Retinopathy of prematurity (ROP) is a disease due to abnormal development of blood vessels in the eyes of premature babies. Blood vessels in the eyes start to grow on the retina (nerve layer of the eye) at 4 months of pregnancy. It’s completed when pregnancy reaches its term. When a child is born prematurely, the normal development gets disrupted. Abnormal blood vessels cause bleeding and leakage onto the retina. Retina is important for normal vision. Disruption of the retina layer may cause scarring and detachment which may lead to blindness.
- Degree of prematurity
The smaller the baby at birth, the higher the risk. This is the most important risk factor for development of ROP.
- Oxygen use
The relationship between oxygen exposure and ROP is complex. With modern neonatal care and better monitoring of oxygen level, this risk factor has diminished in importance.
- Baby’s general condition
A sick premature baby has a higher risk to develop ROP.
Symptoms & Signs
ROP has 5 stages. Stage 1 is mild disease, whereas Stage 5 is severe and causes blindness. Most babies only get a mild form of ROP which will resolve completely by itself. Some babies may progress and require treatment to prevent vision loss or blindness.
Treatment is needed when there is Stage 3 or above. There are various methods of treatment available which are effective and successful.
There is no outward signs or symptoms for early ROP. It can only be detected by eye examination through dilated pupils. Babies who are born earlier than 8 months (32 weeks) of pregnancy and weigh less than 1.5kg should routinely have their eyes examined.
The first eye examination is usually done 4-6 weeks after birth. The screening is usually done before the baby is discharged from hospital or soon after discharge. Subsequent follow-up will depend on the findings of the first examination. Some babies need to come to the eye clinic on an outpatient basis for further examination. Parents should know what follow-up eye exams are needed before the baby leaves the hospital.
Screening for ROP is important. It helps in early detection and prompt treatment of ROP for optimum visual outcome.
- Laser treatment
Laser treatment uses heat energy to ‘burn away’ the peripheral area of the retina to stop the growth of the abnormal blood vessels.
This form of treatment uses an instrument that produces ice-balls to freeze the surface of the eye overlying the peripheral retina.
Both laser and cryotherapy scarred the peripheral retina to save the central retina which is important to preserve vision.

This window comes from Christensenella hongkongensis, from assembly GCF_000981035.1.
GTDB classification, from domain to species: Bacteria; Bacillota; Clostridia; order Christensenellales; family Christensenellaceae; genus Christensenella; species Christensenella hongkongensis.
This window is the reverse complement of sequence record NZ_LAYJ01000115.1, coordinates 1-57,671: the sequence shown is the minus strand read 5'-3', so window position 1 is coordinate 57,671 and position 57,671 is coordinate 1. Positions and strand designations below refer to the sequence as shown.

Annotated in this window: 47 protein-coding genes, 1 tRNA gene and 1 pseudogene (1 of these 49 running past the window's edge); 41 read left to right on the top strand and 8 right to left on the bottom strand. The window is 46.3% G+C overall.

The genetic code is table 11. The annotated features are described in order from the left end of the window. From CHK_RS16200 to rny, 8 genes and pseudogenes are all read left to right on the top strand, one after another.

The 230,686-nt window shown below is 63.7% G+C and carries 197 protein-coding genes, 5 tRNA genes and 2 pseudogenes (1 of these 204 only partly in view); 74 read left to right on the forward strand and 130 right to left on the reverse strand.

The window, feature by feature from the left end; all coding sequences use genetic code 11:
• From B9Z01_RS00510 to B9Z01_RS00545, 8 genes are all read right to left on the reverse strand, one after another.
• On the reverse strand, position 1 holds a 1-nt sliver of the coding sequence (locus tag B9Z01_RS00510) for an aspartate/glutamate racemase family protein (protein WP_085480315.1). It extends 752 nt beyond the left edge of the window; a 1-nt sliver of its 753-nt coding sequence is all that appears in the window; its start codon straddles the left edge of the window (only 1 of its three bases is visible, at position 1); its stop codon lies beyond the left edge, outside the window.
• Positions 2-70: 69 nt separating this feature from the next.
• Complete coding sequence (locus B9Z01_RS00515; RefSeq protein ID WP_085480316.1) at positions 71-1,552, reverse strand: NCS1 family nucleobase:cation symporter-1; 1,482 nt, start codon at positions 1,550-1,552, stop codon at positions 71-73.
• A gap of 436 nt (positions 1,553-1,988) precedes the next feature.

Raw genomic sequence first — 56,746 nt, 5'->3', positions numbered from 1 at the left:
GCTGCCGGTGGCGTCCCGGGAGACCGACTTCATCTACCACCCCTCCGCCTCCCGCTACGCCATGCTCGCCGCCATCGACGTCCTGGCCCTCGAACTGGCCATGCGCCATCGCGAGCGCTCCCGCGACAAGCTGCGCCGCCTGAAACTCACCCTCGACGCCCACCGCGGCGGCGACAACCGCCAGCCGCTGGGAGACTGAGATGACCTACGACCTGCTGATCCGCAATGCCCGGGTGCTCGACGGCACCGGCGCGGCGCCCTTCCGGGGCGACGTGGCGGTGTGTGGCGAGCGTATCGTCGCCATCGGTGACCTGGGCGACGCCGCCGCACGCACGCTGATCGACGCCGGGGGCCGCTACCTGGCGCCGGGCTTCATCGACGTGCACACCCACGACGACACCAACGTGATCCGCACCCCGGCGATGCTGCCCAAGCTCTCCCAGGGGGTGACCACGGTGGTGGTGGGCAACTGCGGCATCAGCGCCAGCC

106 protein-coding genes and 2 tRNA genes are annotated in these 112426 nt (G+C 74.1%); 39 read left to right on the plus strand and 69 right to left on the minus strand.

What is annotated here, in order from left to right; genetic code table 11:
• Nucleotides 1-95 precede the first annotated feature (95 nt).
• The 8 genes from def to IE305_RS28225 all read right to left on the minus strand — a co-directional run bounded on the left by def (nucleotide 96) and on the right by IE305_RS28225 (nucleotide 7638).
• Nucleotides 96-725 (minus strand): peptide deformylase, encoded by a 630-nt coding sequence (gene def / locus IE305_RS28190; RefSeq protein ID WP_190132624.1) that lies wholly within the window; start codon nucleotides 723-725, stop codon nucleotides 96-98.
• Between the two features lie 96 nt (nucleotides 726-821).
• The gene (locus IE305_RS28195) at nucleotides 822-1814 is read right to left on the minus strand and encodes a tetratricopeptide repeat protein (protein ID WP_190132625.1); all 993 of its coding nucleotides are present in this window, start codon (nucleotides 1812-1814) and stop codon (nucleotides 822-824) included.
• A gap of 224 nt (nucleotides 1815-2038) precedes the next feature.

In severe (Stage 4 and 5) ROP surgery may be needed to flatten back a detached retina. Surgery may preserve some vision but may not result in good vision.
The baby will be given sedation or be under general anaesthesia to ensure that the baby will not feel any pain during the procedure.
The most important factor in the outcome is early detection and treatment. Early treatment can improve a baby’s chance for normal vision. However, not all babies respond to treatment. Up to 25% of babies who had ROP treatment may still lose some or all vision.
Babies with ROP are at a higher risk to have certain eye problems in life. These include near-sightedness, squint or crossed eyes, lazy eye, glaucoma (high eye pressure) or retinal detachment. All babies with ROP should have regular yearly eye examination until discharged from follow-up.
The most effective way to avoid development of ROP is prevention of premature birth especially below 28 weeks of gestational age. Mild ROP is therefore not always preventable.
Babies with severe visual impairment related to ROP may have other complications of prematurity. They may require multi-disciplinary approach to rehabilitation.
Parents of children with visual disability can seek assistance from;
- Department of Social Welfare – http://www.jkm.gov.my
- Malaysian Association for the Blind (MAB) – http://www.mab.org.my
- Ministry of Health Malaysia and Academy of Medicine Malaysia. (2005) Clinical Practice Guidelines: Retinopathy of Prematurity. MOH/P/PAK/103.05(GU) Available on http://www.moh.gov.my.
- Section on Ophthalmology American Academy of Pediatrics, American academy of Ophthalmology and Strabismus. Screening examination of premature infants for retinopathy of prematurity. Pediatrics. 2006 Feb; 117(2):572-6.
|Last reviewed||:||06 March 2012|
|Content Writer||:||Dr. Jamalia bt. Rahmat|